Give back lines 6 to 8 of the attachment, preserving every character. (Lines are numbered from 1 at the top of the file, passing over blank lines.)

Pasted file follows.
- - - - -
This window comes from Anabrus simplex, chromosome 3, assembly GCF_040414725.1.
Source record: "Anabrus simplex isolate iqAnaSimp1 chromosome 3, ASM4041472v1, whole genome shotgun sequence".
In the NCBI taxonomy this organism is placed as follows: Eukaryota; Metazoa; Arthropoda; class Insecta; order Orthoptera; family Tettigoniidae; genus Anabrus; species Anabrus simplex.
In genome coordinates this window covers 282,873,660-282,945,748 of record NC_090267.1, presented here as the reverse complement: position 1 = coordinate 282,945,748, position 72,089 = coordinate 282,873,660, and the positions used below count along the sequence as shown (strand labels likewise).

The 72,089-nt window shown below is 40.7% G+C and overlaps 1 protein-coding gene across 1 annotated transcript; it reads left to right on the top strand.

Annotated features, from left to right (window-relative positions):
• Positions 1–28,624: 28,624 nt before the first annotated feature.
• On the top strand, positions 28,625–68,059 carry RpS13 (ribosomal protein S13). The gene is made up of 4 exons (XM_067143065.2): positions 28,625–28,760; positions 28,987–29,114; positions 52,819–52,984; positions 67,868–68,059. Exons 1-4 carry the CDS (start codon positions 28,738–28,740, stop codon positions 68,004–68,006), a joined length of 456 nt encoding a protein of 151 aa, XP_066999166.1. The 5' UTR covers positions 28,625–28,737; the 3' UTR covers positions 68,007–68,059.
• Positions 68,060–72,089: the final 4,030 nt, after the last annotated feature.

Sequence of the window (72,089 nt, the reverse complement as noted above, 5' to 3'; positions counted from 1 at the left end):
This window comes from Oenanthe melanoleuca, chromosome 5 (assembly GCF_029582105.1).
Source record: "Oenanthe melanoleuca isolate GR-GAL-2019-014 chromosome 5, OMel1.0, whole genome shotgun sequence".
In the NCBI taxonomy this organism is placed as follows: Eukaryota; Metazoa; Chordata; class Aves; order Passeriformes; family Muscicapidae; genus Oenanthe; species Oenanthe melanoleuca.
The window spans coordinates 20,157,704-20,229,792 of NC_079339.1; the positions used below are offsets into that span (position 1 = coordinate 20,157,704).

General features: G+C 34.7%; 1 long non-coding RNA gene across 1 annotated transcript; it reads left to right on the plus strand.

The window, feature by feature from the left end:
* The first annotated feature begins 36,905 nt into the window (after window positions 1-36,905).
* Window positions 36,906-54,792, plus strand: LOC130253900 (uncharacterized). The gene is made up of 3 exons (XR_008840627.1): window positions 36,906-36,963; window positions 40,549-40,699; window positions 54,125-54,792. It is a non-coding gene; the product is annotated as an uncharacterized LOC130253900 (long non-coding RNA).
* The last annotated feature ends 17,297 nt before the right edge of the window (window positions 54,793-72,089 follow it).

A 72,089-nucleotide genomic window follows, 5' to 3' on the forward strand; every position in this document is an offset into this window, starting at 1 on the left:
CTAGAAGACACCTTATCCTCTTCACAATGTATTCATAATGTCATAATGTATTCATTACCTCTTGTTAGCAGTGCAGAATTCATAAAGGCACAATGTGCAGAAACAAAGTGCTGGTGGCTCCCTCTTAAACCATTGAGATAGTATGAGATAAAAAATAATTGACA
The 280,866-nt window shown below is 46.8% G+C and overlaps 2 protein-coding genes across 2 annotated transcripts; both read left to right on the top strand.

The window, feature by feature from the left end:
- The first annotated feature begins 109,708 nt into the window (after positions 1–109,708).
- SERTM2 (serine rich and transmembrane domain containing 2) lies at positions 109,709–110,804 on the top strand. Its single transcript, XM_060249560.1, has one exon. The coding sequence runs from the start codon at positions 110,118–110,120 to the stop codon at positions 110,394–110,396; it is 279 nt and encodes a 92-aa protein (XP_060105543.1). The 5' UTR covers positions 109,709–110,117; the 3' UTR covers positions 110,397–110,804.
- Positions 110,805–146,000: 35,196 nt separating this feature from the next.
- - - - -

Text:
Annotated features, from left to right (window-relative positions):
• Positions 1–28,624: 28,624 nt before the first annotated feature.
• On the top strand, positions 28,625–68,059 carry RpS13 (ribosomal protein S13). The gene is made up of 4 exons (XM_067143065.2): positions 28,625–28,760; positions 28,987–29,114; positions 52,819–52,984; positions 67,868–68,059. Exons 1-4 carry the CDS (start codon positions 28,738–28,740, stop codon positions 68,004–68,006), a joined length of 456 nt encoding a protein of 151 aa, XP_066999166.1. The 5' UTR covers positions 28,625–28,737; the 3' UTR covers positions 68,007–68,059.